Arlene Foster pledged to address language rights in return for Assembly restoration
The DUP leader has called for devolved government to be restored in the North while negotiations on outstanding areas of disagreement continue.
Arlene Foster said that if the Stormont Assembly is restored she will bring forward proposals to address cultural and language issues within an agreed time frame.
She said that if those proposals were then rejected, the Executive would fall once again.
Within an hour of the speech, both Sinn Fein and the SDLP issued statements rejecting the plans.
Sinn Féin's leader in the North Michelle O'Neill said "establishing an Executive that may collapse after a matter of months on the same issues will only fail all people."
“Let’s agree to quickly conclude talks on implementation and rights, that is the only way to build a sustainable Executive that will last,” she said.
Northern Ireland has been without a power-sharing government since the collapse of the Stormont Executive in January amid the scandal over the renewable heat incentive.
Speaking to her party executive for the first time since the General Election this evening, Mrs Foster dismissed claims that the DUP did not want a return to devolution because of "the unprecedented position" it now finds itself in Westminster.
"The Democratic Unionist Party has always believed that Northern Ireland is best governed by a democratic, fair and accountable government comprising locally elected representatives," she said.
She claimed further prolonged negotiations to end the political stalemate in the North would be “little short of a waste of time” and warned that Northern Ireland cannot continue without its democratically elected leadership.
She said direct rule from London was inevitable if no agreement can be reached.
"I am proposing that we restore an Executive immediately," she said.
"Put ministers back into posts so that decisions can be made and that Northern Ireland can have a government again.
"We also agree to bring forward legislation to address culture and language issues in Northern Ireland within a time-limited period to be agreed.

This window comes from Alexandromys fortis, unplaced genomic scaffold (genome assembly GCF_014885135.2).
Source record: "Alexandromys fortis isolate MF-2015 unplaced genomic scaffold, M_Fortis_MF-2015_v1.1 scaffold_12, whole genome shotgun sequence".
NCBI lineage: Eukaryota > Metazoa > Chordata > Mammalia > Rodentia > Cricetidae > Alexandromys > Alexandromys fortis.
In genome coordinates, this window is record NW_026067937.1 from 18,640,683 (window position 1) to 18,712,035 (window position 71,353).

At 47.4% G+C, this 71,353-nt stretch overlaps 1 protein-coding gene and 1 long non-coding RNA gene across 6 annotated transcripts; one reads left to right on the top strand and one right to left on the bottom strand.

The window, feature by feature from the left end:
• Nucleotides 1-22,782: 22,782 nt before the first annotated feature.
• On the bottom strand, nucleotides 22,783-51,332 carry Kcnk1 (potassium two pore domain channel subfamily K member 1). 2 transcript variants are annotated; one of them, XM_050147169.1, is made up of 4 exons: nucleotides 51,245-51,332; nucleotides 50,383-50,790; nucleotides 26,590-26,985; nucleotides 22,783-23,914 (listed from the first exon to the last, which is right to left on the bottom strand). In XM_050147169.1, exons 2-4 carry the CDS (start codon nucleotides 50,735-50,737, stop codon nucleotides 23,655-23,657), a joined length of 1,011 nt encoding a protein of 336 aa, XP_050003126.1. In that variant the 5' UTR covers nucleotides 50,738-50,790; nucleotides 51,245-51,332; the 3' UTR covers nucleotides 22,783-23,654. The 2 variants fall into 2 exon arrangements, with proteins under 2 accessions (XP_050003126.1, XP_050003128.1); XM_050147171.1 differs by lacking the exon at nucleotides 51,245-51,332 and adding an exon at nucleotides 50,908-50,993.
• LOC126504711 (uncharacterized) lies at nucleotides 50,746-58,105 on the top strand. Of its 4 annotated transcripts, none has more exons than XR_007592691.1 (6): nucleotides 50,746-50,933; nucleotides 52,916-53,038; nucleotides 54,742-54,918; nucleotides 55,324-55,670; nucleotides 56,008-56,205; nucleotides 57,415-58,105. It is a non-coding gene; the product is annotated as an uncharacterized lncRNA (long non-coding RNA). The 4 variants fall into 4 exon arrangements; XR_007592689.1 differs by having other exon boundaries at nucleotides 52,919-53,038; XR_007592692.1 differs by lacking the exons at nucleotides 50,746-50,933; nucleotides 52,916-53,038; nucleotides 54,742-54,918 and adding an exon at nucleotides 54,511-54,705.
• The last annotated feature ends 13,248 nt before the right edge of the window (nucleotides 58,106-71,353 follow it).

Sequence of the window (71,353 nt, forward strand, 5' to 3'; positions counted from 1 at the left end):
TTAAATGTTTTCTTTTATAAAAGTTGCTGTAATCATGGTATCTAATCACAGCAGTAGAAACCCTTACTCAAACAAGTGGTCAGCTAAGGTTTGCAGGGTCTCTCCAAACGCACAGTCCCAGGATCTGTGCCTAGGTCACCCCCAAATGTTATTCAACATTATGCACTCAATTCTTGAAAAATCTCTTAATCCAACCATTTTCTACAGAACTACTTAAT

"If we fail to do that in a way that commands cross-community support, then the Executive would cease to exist."
Yesterday Sinn Féin President Gerry Adams warned that there can be no resolution to the political deadlock in the North without Irish language rights.
The issue of a stand-alone act proved to be a sticking point between parties when talks broke down prior to the summer recess.
The introduction of an Acht na Gaeilge (Irish Language Act) was included in the St Andrew’s Agreement which was the basis for the restoration of devolution in the North in 2007.
Northern Ireland’s political parties joined the British and Irish governments in signing the agreement following extensive talks in Scotland.
Earlier today, Sinn Féin’s leader in the North Michelle O’Neill rejected suggestions her party was not committed to the restoration of devolved government.
"In the Assembly election in March, people voted in the largest numbers since the Good Friday Agreement for the re-establishment of the political institutions on the basis of equality, respect and integrity,” she said.
"Sinn Fein stands ready to restore the Executive. The DUP and the two governments are well aware of what is required to do this.
"We need to see the implementation of outstanding agreements and an end to the denial of rights enjoyed by citizens everywhere else on these islands on language, marriage and access to coroner's courts."
The DUP and Sinn Fein had been sharing power for almost 10 years before the executive collapsed – prompting fresh elections.